On top of this, frequent appeals from Tommy to back the ongoing Kickstarter for the next album started to feel really tired by the end of the night as, particularly when there were clearly cost-cutting measures going on in the current show – i.e. NO DRUM KIT! It just leant the show a generally amateurish vibe, which was detrimental to the really good performances of the first half. It’s a shame, as I’m exactly the sort of person who would have otherwise happily contributed a few quid to their cause initially, but by this point I was starting to feel like I’d paid a bit too much for the night’s entertainment already. I’d still be up for backing a Kickstarter for them to purchase an actual drum kit, or hire a backing band however, but sadly, no such plans have been announced.
The concert closed with an acoustic sing-a-long performance of the much-loved Still Alive from Valve’s Portal. Which whilst I would have liked to have gone out with something more epic, it was a nice touch, and a nice happy note to leave things on.
Overall, I really enjoyed the evening’s entertainment an awful lot. Really, I did. Reading this piece back to myself though, it sounds like I didn’t, but I can assure you that’s not true – it’s just that I was expecting an awful lot more than what we got.
I know I’ve been beating the same old (ironically in this case, non-existent) drum about the lack of live percussion and bass etc. throughout this piece, but it was such a fundamental misstep/omission in my opinion that it’s actually quite difficult to over-emphasise. It was like (clumsy metaphor incoming) looking at a fantastic sculpture or prized piece of art balanced on a flimsy base entirely of wet, soggy cardboard. No matter how nice the art/sculpture/valuable McGuffin is, you can’t help but be incredibly aware of the inadequate support holding it up, cringing at the thought of it all coming crashing down at any second. Or something…hey, look, I did warn you it was a clumsy metaphor.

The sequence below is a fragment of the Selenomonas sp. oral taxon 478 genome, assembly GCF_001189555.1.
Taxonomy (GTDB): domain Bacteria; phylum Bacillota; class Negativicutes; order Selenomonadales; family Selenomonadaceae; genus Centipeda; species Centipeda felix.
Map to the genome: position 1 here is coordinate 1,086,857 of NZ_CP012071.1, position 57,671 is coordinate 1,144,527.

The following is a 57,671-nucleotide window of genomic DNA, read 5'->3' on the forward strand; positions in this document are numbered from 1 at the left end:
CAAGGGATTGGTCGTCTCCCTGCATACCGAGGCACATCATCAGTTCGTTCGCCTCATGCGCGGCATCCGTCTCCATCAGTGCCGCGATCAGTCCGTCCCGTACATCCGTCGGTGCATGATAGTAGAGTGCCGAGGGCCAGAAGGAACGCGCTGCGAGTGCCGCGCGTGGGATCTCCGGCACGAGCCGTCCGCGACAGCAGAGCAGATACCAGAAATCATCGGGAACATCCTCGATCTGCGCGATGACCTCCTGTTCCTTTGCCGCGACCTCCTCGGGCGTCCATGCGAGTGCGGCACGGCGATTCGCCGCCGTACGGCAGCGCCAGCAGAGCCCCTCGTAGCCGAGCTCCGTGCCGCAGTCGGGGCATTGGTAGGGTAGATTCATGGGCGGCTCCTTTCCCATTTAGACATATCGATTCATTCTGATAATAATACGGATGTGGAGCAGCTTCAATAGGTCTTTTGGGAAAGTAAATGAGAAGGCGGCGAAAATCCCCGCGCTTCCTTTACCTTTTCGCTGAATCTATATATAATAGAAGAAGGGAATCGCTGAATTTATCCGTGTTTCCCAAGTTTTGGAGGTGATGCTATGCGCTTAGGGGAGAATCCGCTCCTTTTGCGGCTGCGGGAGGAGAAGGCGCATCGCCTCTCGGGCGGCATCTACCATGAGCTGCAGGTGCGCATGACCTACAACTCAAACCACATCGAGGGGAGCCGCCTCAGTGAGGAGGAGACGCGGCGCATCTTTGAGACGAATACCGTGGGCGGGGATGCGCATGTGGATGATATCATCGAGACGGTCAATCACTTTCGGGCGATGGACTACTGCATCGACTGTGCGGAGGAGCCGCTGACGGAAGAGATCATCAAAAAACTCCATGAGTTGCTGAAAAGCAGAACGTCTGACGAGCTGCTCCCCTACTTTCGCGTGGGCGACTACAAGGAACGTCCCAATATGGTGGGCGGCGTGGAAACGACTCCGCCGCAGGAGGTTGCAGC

It seems exceptionally surprising and disappointing that the neglect of the drums, beats and bass has happened under Tommy’s watch too – this is a talented and creative dude who’s been a massive personal inspiration to me as both a gamer and a guitar player.
Earthworm Jim is one of my absolute favourite games, due largely in part to the fantastic soundtrack; a soundtrack which features exceptionally funky drum and bass work. Songs like Down the Tubes, Anything But Tangerines, Falling/Buttville have such a focus on rhythm, power and a really strong emphasis on the low end, all wrapped up with fantastically humorous phrasing and melody that I still listen to these songs nearly twenty years after the game’s release. In my eyes, the soundtrack to Earthworm Jim is an absolute masterpiece, and a fundamental part of the game’s success and popularity.
So yes, I did enjoy Video Games Live. I thought it was great. But I also think the concert could have been so much more. If only Tommy had looked to the pink slimy protagonist of his favourite game as inspiration, and got some of his signature “GROOVY!” rhythm back, then I think this holy trifecta of rock, classical music and video games could have been something truly special.